Here is a fuzzy view looking east from the top of the Gherkin:
You will start to appreciate the lengths I go to in order to keep you entertained when I tell you that in order to obtain this photo, I had to sit through a half-hour presentation on the benefits of buying land in Brazil.
The beloved, you see, had been offered a glass of champagne at the top of the Gherkin on condition that he undertake a mysterious assignment, the details of which would be revealed on the day. He was allowed to bring a friend, so on Friday evening we duly turned up at 30 St Mary Axe, instantly distinguishable from the floods of people who work there by our absent suits and ties, and awaited further instructions.
After a few minutes, we were guided through an airport security gate and through to the lifts, where we were sternly told not to take any photos. Then up to the twenty-somethingth floor, where we were offered tea or coffee and placed in a sanitary-looking waiting room with some other victims. “Do you know what we’re here for?”, they asked us, anxiously. “No”, we admitted, “but we think it’s safe.”
Eventually we were escorted next door to a room dotted with round tables, at each of which sat a lonely-looking salesperson. We were pointed towards Danny*, whose shiny suit almost disguised the fact that he was barely out of his teens. Danny told us that we’d be watching a short presentation about buying property in Brazil. We asked Danny some questions. Danny didn’t know the answers, but what he didn’t know he made up for by repeating sections from his practised sales spiel.
Then we watched a video, in which an American woman berated us for foolishly keeping all money in the bank (she clearly hadn’t seen our statements) and suggested that the only sensible option was to invest in property. She then explained that it was best to do this in “developing” countries, where land was cheaper and ripe for development.
They stopped the video and asked for questions. The beloved tried to ask about sustainable development and artificial inflation of land prices. I tried to ask about the protection of wildlife. Danny still didn’t know the answers, but gamely filled in the space with more rehearsed lines. He put me in mind of an estate agent, which I suppose is what he was. We watched some more of the video. We decided not to ask any more questions.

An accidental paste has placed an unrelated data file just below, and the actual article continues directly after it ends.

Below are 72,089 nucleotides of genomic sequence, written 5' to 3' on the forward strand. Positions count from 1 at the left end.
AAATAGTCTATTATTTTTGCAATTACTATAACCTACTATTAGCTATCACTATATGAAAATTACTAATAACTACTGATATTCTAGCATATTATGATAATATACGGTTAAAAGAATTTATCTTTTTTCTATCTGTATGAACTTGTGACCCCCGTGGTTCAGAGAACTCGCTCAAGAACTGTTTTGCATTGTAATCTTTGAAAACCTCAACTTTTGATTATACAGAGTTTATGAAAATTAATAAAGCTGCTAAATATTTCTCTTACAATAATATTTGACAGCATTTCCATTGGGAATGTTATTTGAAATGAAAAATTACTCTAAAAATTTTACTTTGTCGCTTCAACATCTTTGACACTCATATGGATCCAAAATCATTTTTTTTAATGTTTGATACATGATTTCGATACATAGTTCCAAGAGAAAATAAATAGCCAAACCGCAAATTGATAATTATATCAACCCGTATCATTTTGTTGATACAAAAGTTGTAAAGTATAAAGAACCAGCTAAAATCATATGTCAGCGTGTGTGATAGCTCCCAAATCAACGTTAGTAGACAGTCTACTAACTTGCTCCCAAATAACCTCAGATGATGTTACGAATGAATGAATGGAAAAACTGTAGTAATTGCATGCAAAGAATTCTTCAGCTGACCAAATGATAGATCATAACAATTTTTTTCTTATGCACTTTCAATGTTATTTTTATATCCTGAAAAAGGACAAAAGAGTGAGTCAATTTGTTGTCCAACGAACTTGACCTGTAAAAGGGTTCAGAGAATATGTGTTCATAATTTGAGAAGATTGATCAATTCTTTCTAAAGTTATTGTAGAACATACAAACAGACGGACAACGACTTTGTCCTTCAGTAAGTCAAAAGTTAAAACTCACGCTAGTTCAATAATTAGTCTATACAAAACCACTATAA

If Danny’s sales method was uncompromising, it was as nothing compared to the full-force blast of hot air we got from his boss, who looked like a genuine 1980s car salesman with a checked suit and dyed blond hair and treated us to a full minute of his undivided attention. Any more and we’d probably have given in and remortgaged the egg to buy the land, but fortunately he somehow divined our lack of engagement with the process and left us alone with Danny, who, sensing that his chance had gone, suggested we retire upstairs for the glass of champagne.
Several complicated lift journeys later, we reached the 38th floor, on which lurks a private members’ bar, where we sat and admired the view while Danny ordered the champagne. And suddenly, as we sat and chatted, a small miracle started to happen. It began with a conversation about where we lived, which gradually expanded to cover Danny’s friend’s band, his thoughts on the beloved’s jacket and, eventually, his preference for films about revolutionaries (“I’m not really bothered about the politics, I just really love a rebel”). This corporate robot had quietly turned into a real person, who smiled for the first time as his infectious enthusiasm gradually brought a sparkle to the evening, as well as the wine.
We shan’t be buying any land in Brazil, but when I think about Friday night, I am most pleased not by the terrific view or the adequate champagne, but by the sight of someone slipping out of corporate mode and into human mode in front of my eyes. I imagine his company would sell more property if they allowed their employees to be humans the whole time, rather than only when they fail to make a sale. And just think what a nicer place the world would be if all companies adopted that strategy, rather than having their robots lie to us all the time. Ah well. It was nice to see it once.
*Names have been changed to protect the guilty